I love action. Not necessarily action movies or that type of action. Although as a child I would have preferred almost anything to Gone With the Wind or Seven Brides for Seven Brothers. But I love the reality of movement, work, and completion. Life just doesn't make sense to me unless there's motion.
I also find that without a strong purpose and passion options are debilitating. Do you know what a factorial is? I read in an article in one of my economics books that every time you shuffle a deck of cards it is most likely the first time that arrangement has existed, ever. This is because there are 52 factors or cards that can be arranged 8.06581752 × 10^67 ways . . . I do not understand how many factors there are in my life. One reason is because the more I learn the more factors are introduced into my life--more cards to be arranged. I don't even know how to classify the factors in my life. David McCullough has said multiple times and I agree that nothing ever had to happen the way it happened. There are too many options, too many combinations every day of how something could turn out. I do not have the capacity to goal set my way through these options. Even on my desk right now are easily over 100 items. Scissors, belts, pens, tons of individual papers, books, pictures, vitamin E, a printer, a fan, a copy of the Virginia Gazette containing the Declaration of Independence, keys, 3 medals, movies, items forever going on! So yes, I believe in duty, but options without passion for me is corrupting. I could look online and call all the friends I know in 50 states about possible jobs in the 150+ career fields in America but what the heck? The only way I know how to deal with the infinite is by moving foward in faith, doing what I have have been given to want.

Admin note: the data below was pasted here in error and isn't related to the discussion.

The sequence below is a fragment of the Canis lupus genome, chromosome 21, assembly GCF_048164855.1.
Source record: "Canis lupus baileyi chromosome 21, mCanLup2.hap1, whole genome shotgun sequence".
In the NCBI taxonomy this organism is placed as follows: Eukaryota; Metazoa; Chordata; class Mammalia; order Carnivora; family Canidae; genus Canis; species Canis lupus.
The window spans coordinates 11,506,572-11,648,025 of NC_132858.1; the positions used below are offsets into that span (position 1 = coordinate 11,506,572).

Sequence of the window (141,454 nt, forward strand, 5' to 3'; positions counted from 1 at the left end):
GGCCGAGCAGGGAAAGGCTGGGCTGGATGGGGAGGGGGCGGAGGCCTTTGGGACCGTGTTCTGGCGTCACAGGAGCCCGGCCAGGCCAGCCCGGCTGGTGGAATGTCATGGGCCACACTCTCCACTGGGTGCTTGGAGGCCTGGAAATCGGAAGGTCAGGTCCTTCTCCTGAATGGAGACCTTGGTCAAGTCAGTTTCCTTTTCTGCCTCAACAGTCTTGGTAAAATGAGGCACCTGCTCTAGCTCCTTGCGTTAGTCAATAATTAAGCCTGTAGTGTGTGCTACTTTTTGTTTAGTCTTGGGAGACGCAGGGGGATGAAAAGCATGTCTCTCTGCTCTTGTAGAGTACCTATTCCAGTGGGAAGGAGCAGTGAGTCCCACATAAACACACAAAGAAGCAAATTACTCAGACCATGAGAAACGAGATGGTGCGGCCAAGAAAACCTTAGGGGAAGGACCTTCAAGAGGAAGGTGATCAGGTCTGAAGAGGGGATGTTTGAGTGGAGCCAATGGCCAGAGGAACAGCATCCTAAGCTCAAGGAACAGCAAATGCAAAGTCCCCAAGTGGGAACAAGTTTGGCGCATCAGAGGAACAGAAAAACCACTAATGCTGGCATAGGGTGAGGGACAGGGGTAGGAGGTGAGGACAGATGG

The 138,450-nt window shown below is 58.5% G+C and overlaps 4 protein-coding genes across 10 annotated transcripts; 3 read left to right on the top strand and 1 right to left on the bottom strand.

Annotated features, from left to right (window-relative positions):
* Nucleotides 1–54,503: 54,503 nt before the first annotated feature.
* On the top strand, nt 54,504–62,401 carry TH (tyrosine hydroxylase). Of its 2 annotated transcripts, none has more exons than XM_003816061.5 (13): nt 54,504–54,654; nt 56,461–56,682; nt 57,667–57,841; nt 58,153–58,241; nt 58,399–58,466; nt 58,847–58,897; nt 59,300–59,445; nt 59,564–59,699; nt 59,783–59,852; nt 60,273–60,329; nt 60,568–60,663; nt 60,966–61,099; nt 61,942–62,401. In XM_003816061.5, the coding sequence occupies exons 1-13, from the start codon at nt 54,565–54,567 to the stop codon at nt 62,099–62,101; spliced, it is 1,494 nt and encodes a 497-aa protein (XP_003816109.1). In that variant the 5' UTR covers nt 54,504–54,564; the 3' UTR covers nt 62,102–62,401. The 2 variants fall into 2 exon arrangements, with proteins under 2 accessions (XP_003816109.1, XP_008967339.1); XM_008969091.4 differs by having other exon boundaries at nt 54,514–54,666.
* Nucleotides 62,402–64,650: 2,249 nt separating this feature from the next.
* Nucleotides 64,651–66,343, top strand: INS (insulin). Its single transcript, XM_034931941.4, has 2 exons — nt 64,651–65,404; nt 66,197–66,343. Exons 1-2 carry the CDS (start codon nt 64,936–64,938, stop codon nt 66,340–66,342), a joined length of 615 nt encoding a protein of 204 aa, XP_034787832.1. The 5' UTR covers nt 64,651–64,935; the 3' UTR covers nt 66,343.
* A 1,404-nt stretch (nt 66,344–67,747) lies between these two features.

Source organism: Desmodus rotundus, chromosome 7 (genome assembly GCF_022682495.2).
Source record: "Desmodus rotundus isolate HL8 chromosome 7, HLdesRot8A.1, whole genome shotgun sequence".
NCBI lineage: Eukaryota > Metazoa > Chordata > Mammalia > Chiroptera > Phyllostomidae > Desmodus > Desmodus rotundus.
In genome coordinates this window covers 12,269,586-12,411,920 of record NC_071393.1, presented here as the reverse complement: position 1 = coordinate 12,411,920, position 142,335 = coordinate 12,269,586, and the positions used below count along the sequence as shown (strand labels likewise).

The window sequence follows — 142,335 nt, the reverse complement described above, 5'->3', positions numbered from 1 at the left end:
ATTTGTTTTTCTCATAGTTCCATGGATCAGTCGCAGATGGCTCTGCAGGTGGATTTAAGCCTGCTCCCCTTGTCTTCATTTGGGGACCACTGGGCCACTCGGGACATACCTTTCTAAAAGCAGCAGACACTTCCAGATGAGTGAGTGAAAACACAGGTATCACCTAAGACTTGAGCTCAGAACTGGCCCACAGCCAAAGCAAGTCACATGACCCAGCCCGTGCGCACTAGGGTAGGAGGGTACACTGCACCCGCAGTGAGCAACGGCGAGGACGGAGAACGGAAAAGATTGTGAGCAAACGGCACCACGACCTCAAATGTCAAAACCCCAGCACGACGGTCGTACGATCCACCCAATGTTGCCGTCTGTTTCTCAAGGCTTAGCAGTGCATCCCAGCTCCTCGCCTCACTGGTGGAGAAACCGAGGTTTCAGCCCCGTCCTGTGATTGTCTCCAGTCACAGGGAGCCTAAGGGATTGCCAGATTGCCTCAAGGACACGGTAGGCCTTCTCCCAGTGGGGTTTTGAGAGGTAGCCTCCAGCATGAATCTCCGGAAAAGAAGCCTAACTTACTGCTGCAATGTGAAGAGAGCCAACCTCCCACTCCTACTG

"How exciting it could be. And even if it failed, we'd find out something, learn from our mistakes. We have to be ever inventive, take chances. The only people who don't make mistakes are people who don't do anything. We have to be careful about getting stale, about lazily, timidly falling back on formula." --David McCullough